In 1839 war broke out between Turkey and Egypt, aggravating the Eastern problem and the conflict between the Great Powers. The Western states were afraid that Russia would intervene separately in the Turko-Egyptian war and sent a collective note to the Sultan suggesting their collaboration. However, the struggle between Britain and France for spheres of influence in the Middle East, in Egypt in particular, led to the signing of the London Convention of July 15, 1840 on measures of military aid to the Sultan by Britain, Russia, Austria and Prussia without France. The last-named, relying on Mehemet Ali, was soon compelled to yield and leave Egypt to its fate. On July 13, 1841 the London Convention on the Black Sea Straits was signed by Russia, Britain, France, Austria and Prussia, on the one hand, and Turkey, on the other. The convention laid down that in peacetime the Bosphorus and Dardanelles would be closed to warships of all powers. Marx called this convention the treaty of the Dardanelles.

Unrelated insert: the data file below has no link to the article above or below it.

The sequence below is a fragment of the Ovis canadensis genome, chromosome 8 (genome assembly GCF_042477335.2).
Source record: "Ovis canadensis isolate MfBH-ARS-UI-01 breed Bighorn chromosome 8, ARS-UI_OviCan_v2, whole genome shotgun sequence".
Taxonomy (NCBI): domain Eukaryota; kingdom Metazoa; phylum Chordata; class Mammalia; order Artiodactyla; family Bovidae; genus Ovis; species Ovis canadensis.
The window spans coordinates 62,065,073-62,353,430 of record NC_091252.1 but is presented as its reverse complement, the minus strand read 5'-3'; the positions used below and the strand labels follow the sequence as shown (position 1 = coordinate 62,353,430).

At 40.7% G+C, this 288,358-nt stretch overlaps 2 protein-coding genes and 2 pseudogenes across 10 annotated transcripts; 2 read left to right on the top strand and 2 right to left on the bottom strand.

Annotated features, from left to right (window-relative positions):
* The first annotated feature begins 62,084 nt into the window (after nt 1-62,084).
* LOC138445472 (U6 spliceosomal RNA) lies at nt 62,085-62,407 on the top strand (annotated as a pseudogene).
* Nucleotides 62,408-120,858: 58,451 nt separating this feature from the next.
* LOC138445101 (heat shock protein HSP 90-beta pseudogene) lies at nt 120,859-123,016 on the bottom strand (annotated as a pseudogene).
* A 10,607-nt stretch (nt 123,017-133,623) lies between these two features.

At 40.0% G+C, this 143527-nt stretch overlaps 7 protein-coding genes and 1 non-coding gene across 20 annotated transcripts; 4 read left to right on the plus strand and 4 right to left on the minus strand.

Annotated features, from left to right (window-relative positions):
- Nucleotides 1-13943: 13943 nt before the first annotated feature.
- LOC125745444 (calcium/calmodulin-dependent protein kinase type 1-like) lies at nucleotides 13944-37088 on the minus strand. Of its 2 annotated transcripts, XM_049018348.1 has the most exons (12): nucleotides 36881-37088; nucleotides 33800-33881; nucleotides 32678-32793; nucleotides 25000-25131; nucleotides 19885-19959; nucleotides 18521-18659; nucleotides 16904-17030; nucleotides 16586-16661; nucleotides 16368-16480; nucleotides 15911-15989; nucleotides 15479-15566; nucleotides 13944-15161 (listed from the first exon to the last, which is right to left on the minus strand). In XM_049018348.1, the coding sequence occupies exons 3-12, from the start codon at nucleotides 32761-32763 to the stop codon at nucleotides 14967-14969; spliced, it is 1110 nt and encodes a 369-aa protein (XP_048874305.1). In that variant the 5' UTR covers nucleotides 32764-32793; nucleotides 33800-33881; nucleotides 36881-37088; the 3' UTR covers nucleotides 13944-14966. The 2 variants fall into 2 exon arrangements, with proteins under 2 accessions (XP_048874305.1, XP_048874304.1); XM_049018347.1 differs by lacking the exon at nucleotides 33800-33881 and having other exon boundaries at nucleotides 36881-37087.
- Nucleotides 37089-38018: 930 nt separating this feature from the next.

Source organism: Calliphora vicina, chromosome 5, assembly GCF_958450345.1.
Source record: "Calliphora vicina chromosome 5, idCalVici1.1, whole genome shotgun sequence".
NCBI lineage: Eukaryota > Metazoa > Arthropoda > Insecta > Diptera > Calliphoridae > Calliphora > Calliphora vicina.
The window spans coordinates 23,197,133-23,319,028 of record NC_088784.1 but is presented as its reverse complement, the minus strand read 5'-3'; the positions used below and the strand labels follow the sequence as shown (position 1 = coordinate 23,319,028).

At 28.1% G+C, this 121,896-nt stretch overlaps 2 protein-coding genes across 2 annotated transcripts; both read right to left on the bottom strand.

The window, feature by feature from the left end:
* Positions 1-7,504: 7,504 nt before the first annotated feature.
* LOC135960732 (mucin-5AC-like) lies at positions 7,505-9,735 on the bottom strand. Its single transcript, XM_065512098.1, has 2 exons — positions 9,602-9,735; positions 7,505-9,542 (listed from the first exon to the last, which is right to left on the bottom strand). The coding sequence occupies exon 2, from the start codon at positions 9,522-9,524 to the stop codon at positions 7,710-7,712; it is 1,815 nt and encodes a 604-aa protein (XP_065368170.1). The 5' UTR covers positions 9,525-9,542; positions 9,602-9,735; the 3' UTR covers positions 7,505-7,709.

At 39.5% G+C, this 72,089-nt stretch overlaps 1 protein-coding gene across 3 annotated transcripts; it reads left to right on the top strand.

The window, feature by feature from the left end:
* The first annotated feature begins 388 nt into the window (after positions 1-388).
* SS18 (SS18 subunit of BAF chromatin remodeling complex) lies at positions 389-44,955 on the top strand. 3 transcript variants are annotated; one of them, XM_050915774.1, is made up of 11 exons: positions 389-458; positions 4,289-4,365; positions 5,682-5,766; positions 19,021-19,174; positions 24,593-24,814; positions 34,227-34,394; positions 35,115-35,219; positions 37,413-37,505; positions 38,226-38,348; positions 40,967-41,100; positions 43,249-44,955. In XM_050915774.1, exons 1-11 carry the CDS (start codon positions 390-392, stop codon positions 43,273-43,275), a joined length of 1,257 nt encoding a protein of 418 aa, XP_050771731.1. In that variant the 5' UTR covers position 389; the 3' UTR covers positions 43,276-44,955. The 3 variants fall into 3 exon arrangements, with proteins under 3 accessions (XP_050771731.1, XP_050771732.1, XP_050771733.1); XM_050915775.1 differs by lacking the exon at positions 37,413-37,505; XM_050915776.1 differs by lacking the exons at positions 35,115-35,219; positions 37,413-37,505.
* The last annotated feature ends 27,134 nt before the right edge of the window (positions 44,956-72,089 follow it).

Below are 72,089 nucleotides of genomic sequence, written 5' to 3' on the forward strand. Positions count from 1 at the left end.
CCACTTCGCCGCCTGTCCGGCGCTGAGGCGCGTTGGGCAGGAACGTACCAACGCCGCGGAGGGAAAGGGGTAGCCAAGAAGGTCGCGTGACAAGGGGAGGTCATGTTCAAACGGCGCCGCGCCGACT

Source: Marx and Engels Collected Works, Volume 13
(pp.560-563), Progress Publishers, Moscow 1980